Compose your perfect soundscape with Yuri Suzuki's Ambient Machine

Sound designer and Pentagram partner Yuri Suzuki has created a sonic air purifier with his latest project, The Ambient Machine. Comprised of 32 inviting switches, the device allows users to compose their ideal relaxing soundscape.

Yuri Suzuki. Photography by Mark Cocksedge

Yuri Suzuki. Photography by Mark Cocksedge

Created in collaboration with Japanese furniture company E&Y, The Ambient Machine is a stylish walnut box that plays soothing sounds, including ocean waves, Sine bells, birdsong and white noise. All you have to do is toggle the various switches until you settle on your desired setting, then bask in the relaxing audio goodness.

The idea to create The Ambient Machine came to Yuri partly due to the pandemic. He noticed that people were spending more time than before in a single environment, making them tune in more to the surrounding ambient sounds. This included undesirable background noises such as outside traffic or sounds from neighbouring homes.

"People became conscious about the sound surrounding them, so I started to think about the importance of ambience," Yuri tells Creative Boom. "I also thought it would be good to create a sound conditioner, in the same way, we use an air conditioner."

In retrospect, it seems like such an obvious concept. Whereas people are accustomed to tailoring their homes to suit their visual desires, the same cannot be said about domestic sounds. "The Ambient Machine provides us with various sounds and music that we can use to design our own background ambience," Yuri explains.

"White noise can mask unpleasant sounds around us and give us a sense of relief. Natural sounds can provide the feeling of relocating to a new environment, providing a break from the environments we have been confined to, and musical rhythms can provide us with patterns to find stability."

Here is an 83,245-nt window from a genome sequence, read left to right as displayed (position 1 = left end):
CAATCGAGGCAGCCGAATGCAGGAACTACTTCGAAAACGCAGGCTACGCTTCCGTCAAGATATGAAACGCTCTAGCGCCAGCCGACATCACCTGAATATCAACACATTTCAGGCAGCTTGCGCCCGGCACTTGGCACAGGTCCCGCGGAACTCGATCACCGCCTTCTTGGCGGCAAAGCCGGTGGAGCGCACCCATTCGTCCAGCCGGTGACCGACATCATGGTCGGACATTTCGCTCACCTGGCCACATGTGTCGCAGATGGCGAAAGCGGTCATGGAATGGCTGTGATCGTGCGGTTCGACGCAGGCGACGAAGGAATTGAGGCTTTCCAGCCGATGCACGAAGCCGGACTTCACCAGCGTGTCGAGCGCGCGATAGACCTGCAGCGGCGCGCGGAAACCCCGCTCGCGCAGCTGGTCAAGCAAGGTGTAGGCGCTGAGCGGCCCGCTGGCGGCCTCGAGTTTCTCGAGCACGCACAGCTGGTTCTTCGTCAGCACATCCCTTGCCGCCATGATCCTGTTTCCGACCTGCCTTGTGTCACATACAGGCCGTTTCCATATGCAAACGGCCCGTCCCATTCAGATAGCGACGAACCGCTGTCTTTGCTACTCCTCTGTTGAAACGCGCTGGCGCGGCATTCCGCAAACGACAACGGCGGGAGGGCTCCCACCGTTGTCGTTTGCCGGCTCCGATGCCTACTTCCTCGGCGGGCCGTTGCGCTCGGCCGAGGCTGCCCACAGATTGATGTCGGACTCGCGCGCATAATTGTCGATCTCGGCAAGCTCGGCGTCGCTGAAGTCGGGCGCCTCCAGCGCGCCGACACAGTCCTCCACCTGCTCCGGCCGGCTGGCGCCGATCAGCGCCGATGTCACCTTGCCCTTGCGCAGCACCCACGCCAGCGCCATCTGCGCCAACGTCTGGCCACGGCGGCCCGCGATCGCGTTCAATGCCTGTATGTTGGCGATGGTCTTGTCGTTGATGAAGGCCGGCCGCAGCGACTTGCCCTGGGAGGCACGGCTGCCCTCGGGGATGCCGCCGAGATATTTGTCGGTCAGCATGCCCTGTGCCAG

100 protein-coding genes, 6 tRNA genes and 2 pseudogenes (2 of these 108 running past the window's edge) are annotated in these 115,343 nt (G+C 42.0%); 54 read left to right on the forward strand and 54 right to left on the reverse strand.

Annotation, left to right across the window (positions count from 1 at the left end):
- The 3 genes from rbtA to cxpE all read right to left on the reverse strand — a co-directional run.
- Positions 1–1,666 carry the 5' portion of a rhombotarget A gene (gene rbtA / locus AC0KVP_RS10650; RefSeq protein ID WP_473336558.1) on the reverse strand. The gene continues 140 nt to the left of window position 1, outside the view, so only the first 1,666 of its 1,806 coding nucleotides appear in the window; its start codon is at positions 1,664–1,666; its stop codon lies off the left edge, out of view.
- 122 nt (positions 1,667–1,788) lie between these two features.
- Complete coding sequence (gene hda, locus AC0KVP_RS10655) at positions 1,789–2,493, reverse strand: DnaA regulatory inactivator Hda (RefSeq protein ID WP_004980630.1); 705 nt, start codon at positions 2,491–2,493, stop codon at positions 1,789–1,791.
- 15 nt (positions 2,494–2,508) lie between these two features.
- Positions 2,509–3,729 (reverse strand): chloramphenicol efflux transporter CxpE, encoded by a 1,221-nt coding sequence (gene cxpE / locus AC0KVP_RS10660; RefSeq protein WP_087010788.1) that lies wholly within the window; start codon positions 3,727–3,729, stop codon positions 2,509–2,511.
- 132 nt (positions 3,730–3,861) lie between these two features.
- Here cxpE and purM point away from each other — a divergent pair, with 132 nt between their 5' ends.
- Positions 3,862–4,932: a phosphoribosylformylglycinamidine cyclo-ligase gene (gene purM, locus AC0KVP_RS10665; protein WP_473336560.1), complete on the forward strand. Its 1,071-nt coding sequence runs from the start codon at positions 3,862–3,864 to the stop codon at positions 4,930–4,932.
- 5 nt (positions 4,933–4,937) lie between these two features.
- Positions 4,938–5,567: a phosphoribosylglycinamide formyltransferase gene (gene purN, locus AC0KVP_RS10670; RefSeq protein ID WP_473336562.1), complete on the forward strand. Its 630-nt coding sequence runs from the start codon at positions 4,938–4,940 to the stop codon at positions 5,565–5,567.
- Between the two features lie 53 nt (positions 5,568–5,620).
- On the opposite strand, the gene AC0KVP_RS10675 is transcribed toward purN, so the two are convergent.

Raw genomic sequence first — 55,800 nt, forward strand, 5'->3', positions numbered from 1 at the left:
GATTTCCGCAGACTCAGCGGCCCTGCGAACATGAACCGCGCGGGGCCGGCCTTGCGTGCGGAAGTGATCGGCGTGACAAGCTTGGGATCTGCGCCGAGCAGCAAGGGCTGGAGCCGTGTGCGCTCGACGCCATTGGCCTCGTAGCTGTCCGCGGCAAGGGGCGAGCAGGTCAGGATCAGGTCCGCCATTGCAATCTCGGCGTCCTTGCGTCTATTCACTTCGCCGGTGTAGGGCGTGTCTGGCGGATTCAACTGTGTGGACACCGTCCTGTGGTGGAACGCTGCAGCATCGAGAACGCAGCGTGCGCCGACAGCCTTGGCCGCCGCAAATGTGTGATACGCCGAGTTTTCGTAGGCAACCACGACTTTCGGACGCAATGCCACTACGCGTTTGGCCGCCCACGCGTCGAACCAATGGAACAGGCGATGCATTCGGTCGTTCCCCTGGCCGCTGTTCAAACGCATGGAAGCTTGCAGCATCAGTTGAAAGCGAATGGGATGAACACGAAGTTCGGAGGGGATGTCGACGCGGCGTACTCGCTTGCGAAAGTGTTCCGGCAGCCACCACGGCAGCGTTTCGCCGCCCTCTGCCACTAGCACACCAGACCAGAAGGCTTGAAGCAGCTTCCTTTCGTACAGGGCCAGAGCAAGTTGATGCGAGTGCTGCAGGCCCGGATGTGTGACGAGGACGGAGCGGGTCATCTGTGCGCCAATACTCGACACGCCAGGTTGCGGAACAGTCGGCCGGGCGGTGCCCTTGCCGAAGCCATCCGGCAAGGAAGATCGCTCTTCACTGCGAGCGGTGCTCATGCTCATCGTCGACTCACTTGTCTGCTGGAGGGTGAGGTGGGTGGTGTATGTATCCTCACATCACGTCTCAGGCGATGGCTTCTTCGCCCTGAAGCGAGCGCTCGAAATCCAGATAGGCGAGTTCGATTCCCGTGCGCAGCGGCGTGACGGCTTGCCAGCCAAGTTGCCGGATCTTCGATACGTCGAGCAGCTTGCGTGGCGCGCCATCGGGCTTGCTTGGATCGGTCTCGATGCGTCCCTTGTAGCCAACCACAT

As well as sounding good, The Ambient Machine is a treat to look at as well. Its minimalist yellow panel features 32 inviting silver switches, which are unmarked and invite you to experiment. The first row of eight switches triggers one of a series of sounds, while the lower rows control the volume, speed and other sound effects. "It's absolutely customisable for your favourite soundscape."

The idea of using sound and music to create background environmental noise began with the works of Erik Satie and, more recently, with the ambient music of Brian Eno. But for The Ambient Machine, Yuri relied on a list of sound narratives to settle on his chosen sonic samples, either recorded or generated by synthesizers. "Half of them come from ongoing research into how humans feel comfort from sounds, such as white noise and the oscillation of waves," he reveals.

The initial 20 model run of The Ambient Machine was featured at E&Y's 'Thirty-Six Views' exhibition in Roppongi, Japan, where it quickly sold out. Don't despair if you've got your eyes (and ears) on one, though, as Yuri reveals that he is already planning to release a second limited-edition batch as soon as possible. Be sure to bookmark and track its stock levels on the E&Y site.


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